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Friday, September 23, 2011

Putting eggs in the wrong basket

The DOE’s loan guarantee program is coming to a close — going out with a bang and not a whimper. Today particularly it’s proving to be “news that’s fit to print,” as the old Grey Lady motto goes.

The political posturing in Congress over the Solyndra ”scandal” has its latest act today when the Solyndra CEO and CFO are scheduled to take the fifth today rather than tell what honestly happened. Meanwhile, the DOE Loan Programs Office is rushing to process the remaining Section 1705 applications in hopes of giving away $9.4 billion before the program expires a week from today.

The New York Times covered both stories on Friday, with Solyndra on the front page — above the fold — and an update on the LPO buried on page B7. Going with the politics angle, the NYT got its priorities backward — as did the LPO.

The article inside was the real bombshell:
First Solar Says It Won’t Meet U.S. Loan Guarantee Deadline
By Matthew L. Wald

First Solar, a major solar panel manufacturer, said Thursday that it would not be able to accept a partial loan guarantee of $1.93 billion for a giant solar farm in San Luis Obispo County, Calif., because it could not meet the statutory deadline of Sept. 30 to complete the Energy Department’s requirements.
To be fair, the NYT may have buried the story because it was scooped by TheStreet.com.

As the NYT and others reported, First Solar still expects to be funded for two other projects: Desert Sunlight (500MW) and Antelope (350MW). However, the 550 MW Topaz Solar Farm is one of the largest (global) PV installations ever planned, and is also an important project for California (specifically PG&E’s) efforts to meet RPS quotas). It would be located near the existing Diablo Canyon transmission lines, and also would also increase geographic diversity as one of the most westerly solar farms in a state that since the 1980s has sited generating capacity in the southeast (Mojave) desert.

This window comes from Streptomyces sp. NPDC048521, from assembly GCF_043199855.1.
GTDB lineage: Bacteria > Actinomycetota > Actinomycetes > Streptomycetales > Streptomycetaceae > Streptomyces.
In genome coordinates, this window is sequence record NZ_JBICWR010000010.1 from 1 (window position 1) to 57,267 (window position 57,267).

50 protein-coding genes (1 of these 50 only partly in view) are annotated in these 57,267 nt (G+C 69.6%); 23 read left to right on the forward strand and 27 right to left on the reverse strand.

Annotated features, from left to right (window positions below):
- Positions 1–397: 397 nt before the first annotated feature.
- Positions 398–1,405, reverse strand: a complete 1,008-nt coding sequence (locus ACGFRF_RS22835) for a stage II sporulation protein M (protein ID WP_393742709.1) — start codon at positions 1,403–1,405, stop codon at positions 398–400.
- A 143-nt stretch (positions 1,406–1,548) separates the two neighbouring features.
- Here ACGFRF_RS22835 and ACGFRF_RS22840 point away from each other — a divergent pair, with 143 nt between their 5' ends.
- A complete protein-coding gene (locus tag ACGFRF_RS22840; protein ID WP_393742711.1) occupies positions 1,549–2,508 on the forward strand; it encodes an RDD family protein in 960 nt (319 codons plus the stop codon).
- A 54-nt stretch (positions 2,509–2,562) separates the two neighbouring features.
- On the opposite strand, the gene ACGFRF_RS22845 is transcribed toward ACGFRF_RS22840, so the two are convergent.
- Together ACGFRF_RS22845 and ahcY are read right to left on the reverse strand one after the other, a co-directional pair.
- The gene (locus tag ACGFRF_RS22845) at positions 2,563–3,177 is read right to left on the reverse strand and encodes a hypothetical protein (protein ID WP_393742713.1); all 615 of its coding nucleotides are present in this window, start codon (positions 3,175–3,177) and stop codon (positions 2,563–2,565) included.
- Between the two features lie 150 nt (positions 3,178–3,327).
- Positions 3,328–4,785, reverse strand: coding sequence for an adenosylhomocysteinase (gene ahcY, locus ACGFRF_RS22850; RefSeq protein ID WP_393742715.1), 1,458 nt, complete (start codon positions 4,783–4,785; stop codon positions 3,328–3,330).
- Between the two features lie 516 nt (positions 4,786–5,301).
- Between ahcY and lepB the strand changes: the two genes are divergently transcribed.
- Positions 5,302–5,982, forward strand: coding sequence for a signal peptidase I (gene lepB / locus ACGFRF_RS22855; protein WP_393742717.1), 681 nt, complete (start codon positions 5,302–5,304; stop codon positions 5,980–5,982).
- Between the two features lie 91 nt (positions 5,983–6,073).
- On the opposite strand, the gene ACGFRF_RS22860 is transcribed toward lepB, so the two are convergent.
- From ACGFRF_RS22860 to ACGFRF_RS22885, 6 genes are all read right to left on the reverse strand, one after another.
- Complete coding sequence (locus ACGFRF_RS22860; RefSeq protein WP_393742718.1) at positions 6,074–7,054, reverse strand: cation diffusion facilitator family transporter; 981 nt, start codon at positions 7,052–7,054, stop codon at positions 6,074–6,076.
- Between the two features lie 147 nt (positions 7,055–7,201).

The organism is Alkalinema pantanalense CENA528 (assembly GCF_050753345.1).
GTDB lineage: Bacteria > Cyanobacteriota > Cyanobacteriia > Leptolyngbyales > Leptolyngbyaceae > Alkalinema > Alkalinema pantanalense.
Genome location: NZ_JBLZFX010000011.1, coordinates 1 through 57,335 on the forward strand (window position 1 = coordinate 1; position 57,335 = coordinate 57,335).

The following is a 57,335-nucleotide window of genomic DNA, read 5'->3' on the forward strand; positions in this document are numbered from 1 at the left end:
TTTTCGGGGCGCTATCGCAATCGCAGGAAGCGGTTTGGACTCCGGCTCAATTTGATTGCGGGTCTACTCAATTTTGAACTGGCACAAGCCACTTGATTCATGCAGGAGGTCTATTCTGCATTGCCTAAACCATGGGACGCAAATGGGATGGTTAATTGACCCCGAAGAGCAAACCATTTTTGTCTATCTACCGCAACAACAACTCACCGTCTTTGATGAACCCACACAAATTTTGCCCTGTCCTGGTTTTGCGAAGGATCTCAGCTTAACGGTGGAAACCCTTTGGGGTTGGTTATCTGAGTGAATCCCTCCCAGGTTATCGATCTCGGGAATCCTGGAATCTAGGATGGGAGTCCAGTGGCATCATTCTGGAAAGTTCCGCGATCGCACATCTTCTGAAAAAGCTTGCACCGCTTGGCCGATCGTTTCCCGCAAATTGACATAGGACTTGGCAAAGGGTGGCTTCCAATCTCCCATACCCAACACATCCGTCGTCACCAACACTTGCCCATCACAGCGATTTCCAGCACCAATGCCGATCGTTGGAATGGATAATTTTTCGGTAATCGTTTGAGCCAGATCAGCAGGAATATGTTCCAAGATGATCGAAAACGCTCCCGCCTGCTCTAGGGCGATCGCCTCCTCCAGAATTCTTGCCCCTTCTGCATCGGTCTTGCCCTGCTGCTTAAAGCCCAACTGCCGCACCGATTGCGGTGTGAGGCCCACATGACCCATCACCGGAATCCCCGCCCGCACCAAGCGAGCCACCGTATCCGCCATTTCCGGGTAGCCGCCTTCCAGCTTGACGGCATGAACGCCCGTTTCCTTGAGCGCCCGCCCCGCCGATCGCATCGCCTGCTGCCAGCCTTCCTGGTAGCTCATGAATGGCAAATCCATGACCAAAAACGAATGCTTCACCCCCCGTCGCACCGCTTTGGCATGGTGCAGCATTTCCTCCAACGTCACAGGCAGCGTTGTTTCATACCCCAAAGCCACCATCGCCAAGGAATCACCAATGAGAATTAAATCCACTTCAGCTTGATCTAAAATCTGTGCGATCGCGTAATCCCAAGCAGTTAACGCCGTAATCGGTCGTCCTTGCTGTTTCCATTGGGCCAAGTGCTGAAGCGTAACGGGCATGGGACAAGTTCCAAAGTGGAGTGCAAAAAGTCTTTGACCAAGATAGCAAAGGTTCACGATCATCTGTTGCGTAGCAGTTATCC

First Solar shares are down 25% in the past week — both because of the specific concern about the loss of the loan guarantee and hit to projected earnings, but also the pall over the entire industry caused by the Solyndra scandal.

Testifying last week before Congress, LPO head Jonathan Silver emphasized that the DOE was emphasizing solar (and other RE) generating facilities over manufacturers (35+ vs. 4 IIRC) because the former have more predictable cashflows and thus are better investments. Particularly with power purchase agreements in place, once completed there is no market risk akin to what took out Solyndra.

Perhaps First Solar wasn’t going to get the loan for other reasons (such as environmental controversies). Still, leaving unfunded major solar farms is a big problem for industry, for society, for taxpayers and for greenhouse gas reduction.

It’s not that the Page One Solyndra story was uninteresting, as it noted all the warning signs available to the administration before the loan guarantee was issued. The online version released a series of documents showing various doubts about Solyndra’s application, impending commoditization, and then concerns by career officials about the process being rushed both in March and September 2009 for political reasons. It also shows the doubts that arose after the loans were granted, as well the successful efforts by Solyndra execs and lobbyists to convince officials to ignores these warning signs.

However, the DOE is rushing out the projects it can most quickly review which are not necessarily not the best projects. The problem of the frantic rush in the final month to commit half the loan balances — after badly investing the first loan guarantee — suggests a problem of prioritization.

A VC, startup or even a multinational knows that it can’t do everything and thus has to prioritize its efforts. Perhaps with the heady funding of stimulus windfall — plus an academic as department secretary — the DOE failed to have the market discipline and realism to focus its attention on the most important priorities. (Or maybe Congress just screwed up, by not allocating it as $6 million/year over three years.)

There’s the old saying: “put all your eggs in one basket — and then watch that basket.” With $18 billion available to invest, the LPO was not limited to a single basket, but there were other, safer investments it could have made that would have supported the cleantech industry.

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